Budget debate: Do more for local nurses beyond raising their pay, say MPs

Deputy Prime Minister Heng Swee Keat announced that all public healthcare workers - including nurses - will get a pay rise.
Deputy Prime Minister Heng Swee Keat announced that all public healthcare workers - including nurses - will get a pay rise.PHOTO: ST FILE

SINGAPORE - Beyond raising the salaries of healthcare workers, Singapore should focus on improving their career progression and work environments, said Mr Darryl David (Ang Mo Kio GRC).

Wages are not the sole reason why Singaporeans are generally unwilling to enter the nursing profession, he said, noting that the country has traditionally depended heavily on foreign nurses despite sustained efforts to recruit more locals into the sector.

"Perhaps Singaporeans are deterred by long working hours, stress arising from the need to manage difficult patients and their family members and expectations, as well as potential disruptions to family life arising from irregular work shifts," he said during Wednesday's (Feb 24) debate on the Budget statement.

Mr David's comments come a week after Deputy Prime Minister Heng Swee Keat announced that all public healthcare workers - including nurses - will get a pay rise.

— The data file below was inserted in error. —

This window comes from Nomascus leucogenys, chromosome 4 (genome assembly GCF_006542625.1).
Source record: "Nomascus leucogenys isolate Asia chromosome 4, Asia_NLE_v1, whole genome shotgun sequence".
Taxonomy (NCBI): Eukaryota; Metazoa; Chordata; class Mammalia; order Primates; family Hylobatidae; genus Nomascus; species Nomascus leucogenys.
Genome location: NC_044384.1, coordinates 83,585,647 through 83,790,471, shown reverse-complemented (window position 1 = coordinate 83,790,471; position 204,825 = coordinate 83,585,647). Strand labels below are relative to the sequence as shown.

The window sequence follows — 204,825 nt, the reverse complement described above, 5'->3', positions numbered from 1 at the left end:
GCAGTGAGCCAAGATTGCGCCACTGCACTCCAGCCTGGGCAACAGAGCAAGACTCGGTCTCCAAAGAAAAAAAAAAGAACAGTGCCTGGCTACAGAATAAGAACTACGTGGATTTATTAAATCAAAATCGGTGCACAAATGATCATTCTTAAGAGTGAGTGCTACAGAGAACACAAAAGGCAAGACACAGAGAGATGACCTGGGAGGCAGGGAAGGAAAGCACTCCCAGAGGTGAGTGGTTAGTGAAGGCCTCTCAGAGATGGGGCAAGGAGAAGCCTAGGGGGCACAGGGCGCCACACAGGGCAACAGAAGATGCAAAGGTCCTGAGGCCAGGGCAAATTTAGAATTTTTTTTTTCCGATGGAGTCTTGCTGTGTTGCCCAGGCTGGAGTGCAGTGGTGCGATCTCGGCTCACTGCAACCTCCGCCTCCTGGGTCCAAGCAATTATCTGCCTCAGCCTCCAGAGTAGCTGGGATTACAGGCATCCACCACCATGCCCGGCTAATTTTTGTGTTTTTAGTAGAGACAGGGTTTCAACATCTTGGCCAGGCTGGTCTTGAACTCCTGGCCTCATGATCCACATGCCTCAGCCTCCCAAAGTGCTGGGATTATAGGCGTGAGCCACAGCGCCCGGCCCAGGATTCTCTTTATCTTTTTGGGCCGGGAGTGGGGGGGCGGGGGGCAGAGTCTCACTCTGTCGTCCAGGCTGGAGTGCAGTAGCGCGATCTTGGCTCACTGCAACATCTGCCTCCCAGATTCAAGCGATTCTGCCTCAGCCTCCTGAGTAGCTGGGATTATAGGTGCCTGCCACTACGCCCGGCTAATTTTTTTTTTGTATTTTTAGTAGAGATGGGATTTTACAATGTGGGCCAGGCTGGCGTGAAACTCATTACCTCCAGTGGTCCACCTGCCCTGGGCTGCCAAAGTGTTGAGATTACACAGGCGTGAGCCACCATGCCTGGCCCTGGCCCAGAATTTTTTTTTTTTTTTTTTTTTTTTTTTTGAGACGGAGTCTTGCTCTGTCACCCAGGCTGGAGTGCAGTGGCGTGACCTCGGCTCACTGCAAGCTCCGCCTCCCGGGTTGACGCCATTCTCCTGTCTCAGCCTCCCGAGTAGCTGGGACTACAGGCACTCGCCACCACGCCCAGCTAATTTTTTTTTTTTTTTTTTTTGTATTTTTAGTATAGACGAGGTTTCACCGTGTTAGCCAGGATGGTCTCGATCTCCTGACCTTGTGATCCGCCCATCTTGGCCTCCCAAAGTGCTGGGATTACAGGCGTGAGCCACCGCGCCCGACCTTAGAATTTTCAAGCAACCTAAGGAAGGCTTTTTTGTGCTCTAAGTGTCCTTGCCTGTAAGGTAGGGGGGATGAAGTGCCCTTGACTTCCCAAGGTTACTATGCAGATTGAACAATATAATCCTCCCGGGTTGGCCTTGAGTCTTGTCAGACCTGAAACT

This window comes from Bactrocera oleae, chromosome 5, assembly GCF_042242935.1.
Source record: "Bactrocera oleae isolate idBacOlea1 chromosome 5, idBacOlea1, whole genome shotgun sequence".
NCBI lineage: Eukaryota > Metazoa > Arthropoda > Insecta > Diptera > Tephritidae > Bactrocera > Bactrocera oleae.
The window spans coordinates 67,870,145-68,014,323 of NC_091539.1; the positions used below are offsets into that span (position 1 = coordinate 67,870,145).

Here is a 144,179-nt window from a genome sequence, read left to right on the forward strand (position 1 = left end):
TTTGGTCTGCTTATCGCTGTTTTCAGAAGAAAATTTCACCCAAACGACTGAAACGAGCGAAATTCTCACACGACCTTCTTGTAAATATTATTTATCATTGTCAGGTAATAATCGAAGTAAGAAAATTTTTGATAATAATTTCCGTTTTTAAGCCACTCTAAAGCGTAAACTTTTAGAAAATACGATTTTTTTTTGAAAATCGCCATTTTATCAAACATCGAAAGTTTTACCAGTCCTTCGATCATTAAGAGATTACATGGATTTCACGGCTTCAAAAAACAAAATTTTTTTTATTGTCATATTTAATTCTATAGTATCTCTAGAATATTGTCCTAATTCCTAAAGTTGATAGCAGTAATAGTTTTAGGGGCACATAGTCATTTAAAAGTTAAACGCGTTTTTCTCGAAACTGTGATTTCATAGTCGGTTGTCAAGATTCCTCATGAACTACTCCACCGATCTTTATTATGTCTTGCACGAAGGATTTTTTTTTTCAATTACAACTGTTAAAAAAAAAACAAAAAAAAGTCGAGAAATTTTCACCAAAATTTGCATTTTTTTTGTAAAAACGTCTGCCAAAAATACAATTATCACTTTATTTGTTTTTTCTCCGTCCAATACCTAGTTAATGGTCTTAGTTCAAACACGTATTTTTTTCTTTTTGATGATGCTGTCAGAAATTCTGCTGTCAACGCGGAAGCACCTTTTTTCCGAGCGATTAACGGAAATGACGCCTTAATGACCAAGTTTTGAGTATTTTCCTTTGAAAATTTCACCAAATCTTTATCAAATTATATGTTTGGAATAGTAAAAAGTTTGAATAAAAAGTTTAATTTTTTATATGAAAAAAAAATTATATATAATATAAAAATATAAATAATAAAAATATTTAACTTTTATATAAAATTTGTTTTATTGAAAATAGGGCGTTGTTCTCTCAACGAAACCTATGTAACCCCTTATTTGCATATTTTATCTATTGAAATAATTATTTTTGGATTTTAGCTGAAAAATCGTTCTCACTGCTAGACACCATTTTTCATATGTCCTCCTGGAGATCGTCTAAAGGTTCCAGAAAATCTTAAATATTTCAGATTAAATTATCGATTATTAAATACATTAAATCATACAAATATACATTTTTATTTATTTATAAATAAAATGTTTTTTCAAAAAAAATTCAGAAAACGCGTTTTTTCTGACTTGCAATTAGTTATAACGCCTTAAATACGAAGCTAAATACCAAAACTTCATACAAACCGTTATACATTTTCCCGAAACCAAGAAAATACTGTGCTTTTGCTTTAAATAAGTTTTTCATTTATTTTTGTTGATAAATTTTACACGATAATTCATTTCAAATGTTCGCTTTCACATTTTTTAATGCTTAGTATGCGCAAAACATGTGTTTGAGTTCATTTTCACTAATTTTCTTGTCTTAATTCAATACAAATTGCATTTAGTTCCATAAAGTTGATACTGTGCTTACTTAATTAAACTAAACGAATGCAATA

More can be done, Mr David said. He suggested the Government introduce benefits such as mandatory leave and paid holidays, and shine the spotlight on enrolled nurses, who are the lowest tier in the profession and usually graduates from the Institute of Technical Education.

While there is a clear career pathway for registered nurses, this is not available to enrolled nurses, he said.

He asked the Government to consider setting up a progression ladder similar to what registered nurses have, and provide enrolled nurses with opportunities to upgrade their skills as well as scholarships for those who want to obtain higher qualifications.

The issue was also raised by Workers' Party MP Faisal Manap (Aljunied GRC), who cited a 2018 Lien Foundation report stating that the average monthly pay of Singapore nurses was $3,000. In contrast, nurses in Australia earned nearly double that at $5,780.

"If remuneration levels are not considered adequate, we face the potential of our nurses being drawn to foreign shores," he said. "This will make it even harder for us to handle the ageing population."

Mr Faisal suggested that salaries of nurses be pegged to a weighted basket of salaries paid to nurses in countries that are at a similar state of economic development as Singapore.

Alternatively, the healthcare sector could take salary scales in the uniformed services as a benchmark for nurses, he said. "Our nurses also put their lives on the line at work each day."